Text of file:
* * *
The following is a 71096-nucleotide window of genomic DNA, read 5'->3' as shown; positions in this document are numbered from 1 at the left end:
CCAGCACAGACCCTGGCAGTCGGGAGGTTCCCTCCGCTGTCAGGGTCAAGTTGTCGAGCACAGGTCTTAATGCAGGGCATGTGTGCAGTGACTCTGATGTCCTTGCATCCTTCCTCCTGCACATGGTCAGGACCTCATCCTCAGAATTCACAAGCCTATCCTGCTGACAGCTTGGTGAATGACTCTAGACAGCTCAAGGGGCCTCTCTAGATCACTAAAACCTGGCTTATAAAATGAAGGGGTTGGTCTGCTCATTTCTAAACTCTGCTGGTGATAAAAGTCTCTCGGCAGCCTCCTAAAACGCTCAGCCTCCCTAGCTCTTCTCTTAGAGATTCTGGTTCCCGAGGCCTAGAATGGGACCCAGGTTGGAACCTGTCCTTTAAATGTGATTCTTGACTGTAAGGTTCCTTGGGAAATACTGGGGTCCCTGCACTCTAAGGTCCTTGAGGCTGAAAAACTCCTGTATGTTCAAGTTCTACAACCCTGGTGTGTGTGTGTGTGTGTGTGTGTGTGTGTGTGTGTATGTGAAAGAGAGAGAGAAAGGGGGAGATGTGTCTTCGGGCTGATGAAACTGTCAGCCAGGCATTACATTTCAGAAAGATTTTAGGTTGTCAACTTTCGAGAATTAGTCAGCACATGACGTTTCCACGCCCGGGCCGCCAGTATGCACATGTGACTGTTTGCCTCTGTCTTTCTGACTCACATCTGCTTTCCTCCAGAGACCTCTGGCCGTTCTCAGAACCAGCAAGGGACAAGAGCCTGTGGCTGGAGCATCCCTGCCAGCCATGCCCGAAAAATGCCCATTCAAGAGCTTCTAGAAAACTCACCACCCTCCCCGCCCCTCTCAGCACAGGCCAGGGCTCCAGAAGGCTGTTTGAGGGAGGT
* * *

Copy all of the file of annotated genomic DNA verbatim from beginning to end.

The following is a 71096-nucleotide window of genomic DNA, read 5'->3' as shown; positions in this document are numbered from 1 at the left end:
CCAGCACAGACCCTGGCAGTCGGGAGGTTCCCTCCGCTGTCAGGGTCAAGTTGTCGAGCACAGGTCTTAATGCAGGGCATGTGTGCAGTGACTCTGATGTCCTTGCATCCTTCCTCCTGCACATGGTCAGGACCTCATCCTCAGAATTCACAAGCCTATCCTGCTGACAGCTTGGTGAATGACTCTAGACAGCTCAAGGGGCCTCTCTAGATCACTAAAACCTGGCTTATAAAATGAAGGGGTTGGTCTGCTCATTTCTAAACTCTGCTGGTGATAAAAGTCTCTCGGCAGCCTCCTAAAACGCTCAGCCTCCCTAGCTCTTCTCTTAGAGATTCTGGTTCCCGAGGCCTAGAATGGGACCCAGGTTGGAACCTGTCCTTTAAATGTGATTCTTGACTGTAAGGTTCCTTGGGAAATACTGGGGTCCCTGCACTCTAAGGTCCTTGAGGCTGAAAAACTCCTGTATGTTCAAGTTCTACAACCCTGGTGTGTGTGTGTGTGTGTGTGTGTGTGTGTGTGTGTATGTGAAAGAGAGAGAGAAAGGGGGAGATGTGTCTTCGGGCTGATGAAACTGTCAGCCAGGCATTACATTTCAGAAAGATTTTAGGTTGTCAACTTTCGAGAATTAGTCAGCACATGACGTTTCCACGCCCGGGCCGCCAGTATGCACATGTGACTGTTTGCCTCTGTCTTTCTGACTCACATCTGCTTTCCTCCAGAGACCTCTGGCCGTTCTCAGAACCAGCAAGGGACAAGAGCCTGTGGCTGGAGCATCCCTGCCAGCCATGCCCGAAAAATGCCCATTCAAGAGCTTCTAGAAAACTCACCACCCTCCCCGCCCCTCTCAGCACAGGCCAGGGCTCCAGAAGGCTGTTTGAGGGAGGT